# 1 MOA: 1" = 95.5 Yards

#### jdavistx

##### Well-Known Member
You are correct, sir! (Sorry, I liked Phil Hartman.) Don't get caught in the trap of mixing imperial and metric systems as both work well. Depends what you are used to and perform best with. We are in the tall grass.

#### jdavistx

##### Well-Known Member
How do you make the target wait around for you to figure the correction on your app?

I use a Sig2400BDS linked to my Kestrel 5700. When I range, I get the scope offset in mils or MOA in the display along with the adjusted distance due to angle. Then you either use the reticle or click away. It's quick. Point noted however, the darn animals never stand still!

#### Dog Rocket

##### Well-Known Member
I use a Sig2400BDS linked to my Kestrel 5700. When I range, I get the scope offset in mils or MOA in the display along with the adjusted distance due to angle. Then you either use the reticle or click away. It's quick. Point noted however, the darn animals never stand still!
I was referring to a miss correction. Geez....Do you people even read these threads before you post?

I'm out.

#### sscoyote

##### Well-Known Member
I love applying subtension calcs for different applications, like attempting to calculate a target size at distance, or range to a target, or a subtension even from a known target size at a known distance. Understanding the "mil-ranging equations" back and forth and their adaptability to any unit of subtension is often quite helpful. Recently I was using a MOA calc for downrange zeroing calcs using iron sights. The number 3438 kept coming up, which looked familiar and my experience with the numbers made me finally realize that since there are 3.438 MOA in a mil, then the equation could be also calcd. using mils, and as it turns out that was correct assumption. Fun stuff IMO!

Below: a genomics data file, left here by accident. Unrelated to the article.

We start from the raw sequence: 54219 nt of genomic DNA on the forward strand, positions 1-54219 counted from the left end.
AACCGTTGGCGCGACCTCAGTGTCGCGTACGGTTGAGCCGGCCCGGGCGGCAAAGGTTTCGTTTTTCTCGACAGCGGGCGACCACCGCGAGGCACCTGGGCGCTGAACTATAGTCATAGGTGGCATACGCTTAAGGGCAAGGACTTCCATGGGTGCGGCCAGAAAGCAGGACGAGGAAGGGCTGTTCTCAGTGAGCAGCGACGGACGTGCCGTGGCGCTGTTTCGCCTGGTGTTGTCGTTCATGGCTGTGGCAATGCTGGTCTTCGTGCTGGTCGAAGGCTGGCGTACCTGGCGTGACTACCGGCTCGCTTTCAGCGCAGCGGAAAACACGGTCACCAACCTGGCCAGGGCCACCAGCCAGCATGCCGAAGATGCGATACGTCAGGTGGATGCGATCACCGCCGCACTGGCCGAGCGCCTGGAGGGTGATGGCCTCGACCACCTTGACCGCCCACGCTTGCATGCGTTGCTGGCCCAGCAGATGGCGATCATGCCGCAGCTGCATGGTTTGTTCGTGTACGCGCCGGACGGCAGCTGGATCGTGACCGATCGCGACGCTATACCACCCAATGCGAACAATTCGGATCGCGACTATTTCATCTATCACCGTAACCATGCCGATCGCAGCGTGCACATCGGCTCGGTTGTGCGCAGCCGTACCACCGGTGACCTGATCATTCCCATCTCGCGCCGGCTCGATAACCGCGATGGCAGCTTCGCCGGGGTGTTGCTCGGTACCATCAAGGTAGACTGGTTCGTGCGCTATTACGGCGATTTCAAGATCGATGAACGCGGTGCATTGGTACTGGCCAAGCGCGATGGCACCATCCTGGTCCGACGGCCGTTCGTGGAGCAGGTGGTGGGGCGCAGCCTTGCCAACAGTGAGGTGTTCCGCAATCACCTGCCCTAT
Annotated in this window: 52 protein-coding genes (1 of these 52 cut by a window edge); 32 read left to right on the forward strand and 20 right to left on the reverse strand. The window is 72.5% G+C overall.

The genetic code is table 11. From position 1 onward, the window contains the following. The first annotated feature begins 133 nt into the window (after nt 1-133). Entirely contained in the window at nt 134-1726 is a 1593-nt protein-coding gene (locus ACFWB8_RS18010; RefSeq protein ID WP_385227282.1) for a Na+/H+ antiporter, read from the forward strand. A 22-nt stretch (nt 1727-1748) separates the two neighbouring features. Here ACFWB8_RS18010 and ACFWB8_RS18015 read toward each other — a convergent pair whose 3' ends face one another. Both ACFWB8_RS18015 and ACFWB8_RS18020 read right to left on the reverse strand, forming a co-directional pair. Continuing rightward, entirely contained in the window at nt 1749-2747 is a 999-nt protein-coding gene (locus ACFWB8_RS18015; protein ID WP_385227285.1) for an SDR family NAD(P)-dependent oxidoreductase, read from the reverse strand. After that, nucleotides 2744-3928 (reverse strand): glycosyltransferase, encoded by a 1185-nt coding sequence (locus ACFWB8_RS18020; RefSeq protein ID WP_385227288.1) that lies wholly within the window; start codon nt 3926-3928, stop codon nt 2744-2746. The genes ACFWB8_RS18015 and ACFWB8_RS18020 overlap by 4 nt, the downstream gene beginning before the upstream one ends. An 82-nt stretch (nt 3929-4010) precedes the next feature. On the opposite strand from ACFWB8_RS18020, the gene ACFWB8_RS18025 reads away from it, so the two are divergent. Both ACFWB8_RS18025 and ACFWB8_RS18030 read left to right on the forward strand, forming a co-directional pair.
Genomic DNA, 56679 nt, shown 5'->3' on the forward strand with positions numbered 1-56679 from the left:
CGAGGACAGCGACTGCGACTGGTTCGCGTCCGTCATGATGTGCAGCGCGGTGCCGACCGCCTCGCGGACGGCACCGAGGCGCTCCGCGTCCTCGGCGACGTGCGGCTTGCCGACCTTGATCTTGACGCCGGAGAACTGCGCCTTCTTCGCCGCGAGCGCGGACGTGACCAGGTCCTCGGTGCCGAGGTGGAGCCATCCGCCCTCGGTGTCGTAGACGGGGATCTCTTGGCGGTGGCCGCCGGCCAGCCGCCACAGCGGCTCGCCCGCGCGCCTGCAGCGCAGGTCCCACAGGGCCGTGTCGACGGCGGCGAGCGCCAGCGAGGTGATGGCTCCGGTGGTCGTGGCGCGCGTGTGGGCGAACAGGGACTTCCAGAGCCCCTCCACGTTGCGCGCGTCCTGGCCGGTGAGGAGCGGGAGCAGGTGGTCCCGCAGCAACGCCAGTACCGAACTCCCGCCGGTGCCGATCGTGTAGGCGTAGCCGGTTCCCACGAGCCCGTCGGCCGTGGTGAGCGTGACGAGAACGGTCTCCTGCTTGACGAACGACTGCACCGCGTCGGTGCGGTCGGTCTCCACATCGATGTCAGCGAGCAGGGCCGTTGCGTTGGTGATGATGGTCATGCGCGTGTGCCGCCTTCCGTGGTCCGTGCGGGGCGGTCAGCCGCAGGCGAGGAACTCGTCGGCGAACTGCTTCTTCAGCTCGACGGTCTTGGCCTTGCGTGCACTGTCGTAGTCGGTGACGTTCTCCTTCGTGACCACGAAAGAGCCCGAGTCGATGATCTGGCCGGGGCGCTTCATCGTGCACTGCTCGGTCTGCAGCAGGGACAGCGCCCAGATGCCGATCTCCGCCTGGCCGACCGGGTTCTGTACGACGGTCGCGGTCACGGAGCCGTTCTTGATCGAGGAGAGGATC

One time I was helping to teach a class at a shoot. I was showing a guy how to calc the range to a target using a ballistic reticle. The yardage was off a bit to the 500-yd target. So I thought I was miscalcing something when I picked up my laser and sure enough the target was not actually set at 500 yds., and my calcs were correct. That was fun. Lots of applications for subtension from reticles to iron sights to even archery sight pins--it's all fun if you can get into it.

##### Well-Known Member
Just shoot...if you miss..shoot again......

#### dragon798

##### Active Member
Just shoot...if you miss..shoot again......
I seem to do a lot of that myself. And again and again and again

##### Well-Known Member
Well...i went out shooting long a while ago....no spotter...
Just couldn't adjust for windage as much as app was saying...til I grabbed my older rifle...ol'trusty...
I had 20" of wind to left....once I figured it out...i was happy...
I shot a lot that day....

#### 7magcreedmoor

##### Well-Known Member
I really don't see the confusion but in my defense I did spend several years in artillery and when we had to "lay the guns or battery" meaning to aim all artillery pieces towards the target we did use mils. The confusion comes in trying to convert everything back to what your brain can handle. Don't convert just take it at face values for what it is. If you need to adjust 2moa adjust 2 moa, if you need to adjust two mils adjust two mils. The scope has already made the conversions for you.
And then there's the difference between "map" mils and "shooter" mils. Kinda like the diff between "shooter" moa (which isn't) and "real" moa.

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